Measure What Truly Matters
The leaders stressed the importance of having measures to track progress toward overall goals and as indicators to guide adaptive management over time. Objective monitoring is a critical component of effective long-term resource management, though many projects operate for years with a monitoring plan that is incomplete or not fully implemented. Recognizing that community-based conservation is usually constrained by limited resources, leaders stressed that measures do not need to be overly complex. Simply identify and monitor the bare minimum to be able to know if something is working or not working.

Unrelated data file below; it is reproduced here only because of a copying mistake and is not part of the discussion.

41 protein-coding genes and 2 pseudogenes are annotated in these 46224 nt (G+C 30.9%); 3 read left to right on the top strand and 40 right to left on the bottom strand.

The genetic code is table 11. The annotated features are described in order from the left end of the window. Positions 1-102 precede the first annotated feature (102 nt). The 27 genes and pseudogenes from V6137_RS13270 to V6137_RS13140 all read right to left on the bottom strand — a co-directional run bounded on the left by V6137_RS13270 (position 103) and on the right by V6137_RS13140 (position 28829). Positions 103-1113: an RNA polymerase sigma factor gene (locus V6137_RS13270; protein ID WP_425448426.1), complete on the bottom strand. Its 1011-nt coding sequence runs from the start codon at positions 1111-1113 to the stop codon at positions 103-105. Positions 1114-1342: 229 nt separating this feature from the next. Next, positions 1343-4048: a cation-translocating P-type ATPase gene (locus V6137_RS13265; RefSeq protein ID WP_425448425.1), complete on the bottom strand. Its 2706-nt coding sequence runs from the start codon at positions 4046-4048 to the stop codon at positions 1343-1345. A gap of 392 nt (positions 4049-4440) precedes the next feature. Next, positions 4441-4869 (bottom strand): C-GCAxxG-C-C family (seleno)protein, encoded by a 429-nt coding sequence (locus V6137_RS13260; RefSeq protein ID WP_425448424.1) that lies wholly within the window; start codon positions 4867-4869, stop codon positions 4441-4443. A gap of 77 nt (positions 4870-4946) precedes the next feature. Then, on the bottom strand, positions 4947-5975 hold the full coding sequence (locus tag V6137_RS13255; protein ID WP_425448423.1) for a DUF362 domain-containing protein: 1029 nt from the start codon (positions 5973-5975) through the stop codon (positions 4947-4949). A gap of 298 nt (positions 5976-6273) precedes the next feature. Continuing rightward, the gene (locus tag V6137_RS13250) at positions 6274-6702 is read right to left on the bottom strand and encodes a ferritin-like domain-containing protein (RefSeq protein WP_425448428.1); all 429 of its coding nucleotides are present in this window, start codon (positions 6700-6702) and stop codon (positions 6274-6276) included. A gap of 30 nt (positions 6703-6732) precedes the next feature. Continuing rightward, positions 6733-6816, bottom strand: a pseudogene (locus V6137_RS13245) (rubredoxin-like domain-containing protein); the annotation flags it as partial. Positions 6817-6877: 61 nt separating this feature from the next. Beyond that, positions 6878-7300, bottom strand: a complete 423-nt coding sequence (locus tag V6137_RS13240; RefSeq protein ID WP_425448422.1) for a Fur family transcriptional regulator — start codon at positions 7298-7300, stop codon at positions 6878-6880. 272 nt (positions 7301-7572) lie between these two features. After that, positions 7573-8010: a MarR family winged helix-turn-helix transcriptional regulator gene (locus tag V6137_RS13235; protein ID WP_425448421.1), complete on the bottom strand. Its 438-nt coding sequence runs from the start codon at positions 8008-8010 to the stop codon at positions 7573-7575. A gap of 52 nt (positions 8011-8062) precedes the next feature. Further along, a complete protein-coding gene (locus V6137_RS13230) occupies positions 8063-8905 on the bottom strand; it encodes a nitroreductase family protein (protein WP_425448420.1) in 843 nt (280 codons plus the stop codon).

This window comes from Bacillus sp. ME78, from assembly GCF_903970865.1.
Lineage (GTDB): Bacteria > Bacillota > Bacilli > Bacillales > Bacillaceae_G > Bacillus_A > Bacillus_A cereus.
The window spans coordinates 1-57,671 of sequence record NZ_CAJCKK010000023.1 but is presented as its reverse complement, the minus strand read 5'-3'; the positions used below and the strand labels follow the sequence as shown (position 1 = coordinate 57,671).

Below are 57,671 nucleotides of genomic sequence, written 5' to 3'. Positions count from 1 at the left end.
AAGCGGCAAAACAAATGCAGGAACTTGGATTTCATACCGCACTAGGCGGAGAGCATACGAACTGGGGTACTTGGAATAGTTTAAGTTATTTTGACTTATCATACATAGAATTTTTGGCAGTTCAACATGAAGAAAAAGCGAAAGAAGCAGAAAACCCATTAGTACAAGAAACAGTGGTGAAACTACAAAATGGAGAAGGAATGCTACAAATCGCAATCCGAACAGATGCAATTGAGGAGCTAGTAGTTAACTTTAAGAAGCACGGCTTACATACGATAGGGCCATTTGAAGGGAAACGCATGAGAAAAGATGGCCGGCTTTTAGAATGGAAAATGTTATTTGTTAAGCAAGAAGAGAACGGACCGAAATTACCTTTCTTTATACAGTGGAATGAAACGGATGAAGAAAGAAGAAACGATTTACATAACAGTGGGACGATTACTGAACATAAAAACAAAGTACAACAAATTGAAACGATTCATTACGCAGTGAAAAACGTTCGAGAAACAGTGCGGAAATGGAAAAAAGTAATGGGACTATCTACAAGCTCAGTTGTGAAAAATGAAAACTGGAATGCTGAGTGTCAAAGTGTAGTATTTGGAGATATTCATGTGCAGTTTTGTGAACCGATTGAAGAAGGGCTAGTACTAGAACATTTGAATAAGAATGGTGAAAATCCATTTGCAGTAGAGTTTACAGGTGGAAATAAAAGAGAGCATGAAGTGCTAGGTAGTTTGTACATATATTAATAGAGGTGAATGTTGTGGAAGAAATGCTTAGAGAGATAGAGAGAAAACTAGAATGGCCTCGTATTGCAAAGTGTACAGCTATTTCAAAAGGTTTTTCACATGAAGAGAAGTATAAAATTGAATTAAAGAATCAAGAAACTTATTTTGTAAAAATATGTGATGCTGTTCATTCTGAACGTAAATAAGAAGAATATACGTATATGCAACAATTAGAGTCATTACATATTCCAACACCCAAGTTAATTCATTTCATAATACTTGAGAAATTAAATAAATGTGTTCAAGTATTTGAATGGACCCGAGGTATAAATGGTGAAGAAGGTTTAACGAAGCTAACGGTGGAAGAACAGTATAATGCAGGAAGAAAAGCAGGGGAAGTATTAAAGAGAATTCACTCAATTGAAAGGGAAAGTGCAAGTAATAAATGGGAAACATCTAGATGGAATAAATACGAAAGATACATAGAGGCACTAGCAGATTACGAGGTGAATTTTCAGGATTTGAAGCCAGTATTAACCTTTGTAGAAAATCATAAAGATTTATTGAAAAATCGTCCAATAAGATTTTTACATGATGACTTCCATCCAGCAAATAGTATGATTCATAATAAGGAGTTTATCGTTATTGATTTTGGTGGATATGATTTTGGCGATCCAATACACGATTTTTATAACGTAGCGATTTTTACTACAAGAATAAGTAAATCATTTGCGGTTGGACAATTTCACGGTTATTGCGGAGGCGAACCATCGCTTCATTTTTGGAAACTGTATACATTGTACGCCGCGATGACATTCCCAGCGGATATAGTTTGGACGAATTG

Monitoring is another opportunity to strengthen a project by incorporating community priorities. As suggested earlier, focusing conservation efforts on a totem or aumakua species or a species that provides food and livelihoods can easily elicit greater community support, and ongoing monitoring of these types of species can be integrated into the daily lives of fishermen. There is extensive technical guidance available through the Open Standards to help teams define meaningful measures and create practical monitoring and evaluation plans.